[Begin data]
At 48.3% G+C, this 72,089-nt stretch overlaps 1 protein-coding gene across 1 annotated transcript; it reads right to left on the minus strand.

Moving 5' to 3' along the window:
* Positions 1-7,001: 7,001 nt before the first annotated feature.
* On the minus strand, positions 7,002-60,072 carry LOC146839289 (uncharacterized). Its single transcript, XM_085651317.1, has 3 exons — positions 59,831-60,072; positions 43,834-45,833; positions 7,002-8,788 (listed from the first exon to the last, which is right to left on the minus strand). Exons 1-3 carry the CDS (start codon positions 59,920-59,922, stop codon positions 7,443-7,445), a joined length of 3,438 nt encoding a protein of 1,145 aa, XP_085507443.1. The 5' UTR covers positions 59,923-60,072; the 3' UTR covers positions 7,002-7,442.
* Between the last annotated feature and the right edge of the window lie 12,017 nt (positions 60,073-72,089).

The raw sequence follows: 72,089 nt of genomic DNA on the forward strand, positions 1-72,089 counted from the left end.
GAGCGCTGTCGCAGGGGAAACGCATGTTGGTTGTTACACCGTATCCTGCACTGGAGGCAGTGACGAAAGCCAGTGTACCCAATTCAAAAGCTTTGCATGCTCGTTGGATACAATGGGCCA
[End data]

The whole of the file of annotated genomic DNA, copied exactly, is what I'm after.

At 48.3% G+C, this 72,089-nt stretch overlaps 1 protein-coding gene across 1 annotated transcript; it reads right to left on the minus strand.

Moving 5' to 3' along the window:
* Positions 1-7,001: 7,001 nt before the first annotated feature.
* On the minus strand, positions 7,002-60,072 carry LOC146839289 (uncharacterized). Its single transcript, XM_085651317.1, has 3 exons — positions 59,831-60,072; positions 43,834-45,833; positions 7,002-8,788 (listed from the first exon to the last, which is right to left on the minus strand). Exons 1-3 carry the CDS (start codon positions 59,920-59,922, stop codon positions 7,443-7,445), a joined length of 3,438 nt encoding a protein of 1,145 aa, XP_085507443.1. The 5' UTR covers positions 59,923-60,072; the 3' UTR covers positions 7,002-7,442.
* Between the last annotated feature and the right edge of the window lie 12,017 nt (positions 60,073-72,089).

The raw sequence follows: 72,089 nt of genomic DNA on the forward strand, positions 1-72,089 counted from the left end.
GAGCGCTGTCGCAGGGGAAACGCATGTTGGTTGTTACACCGTATCCTGCACTGGAGGCAGTGACGAAAGCCAGTGTACCCAATTCAAAAGCTTTGCATGCTCGTTGGATACAATGGGCCA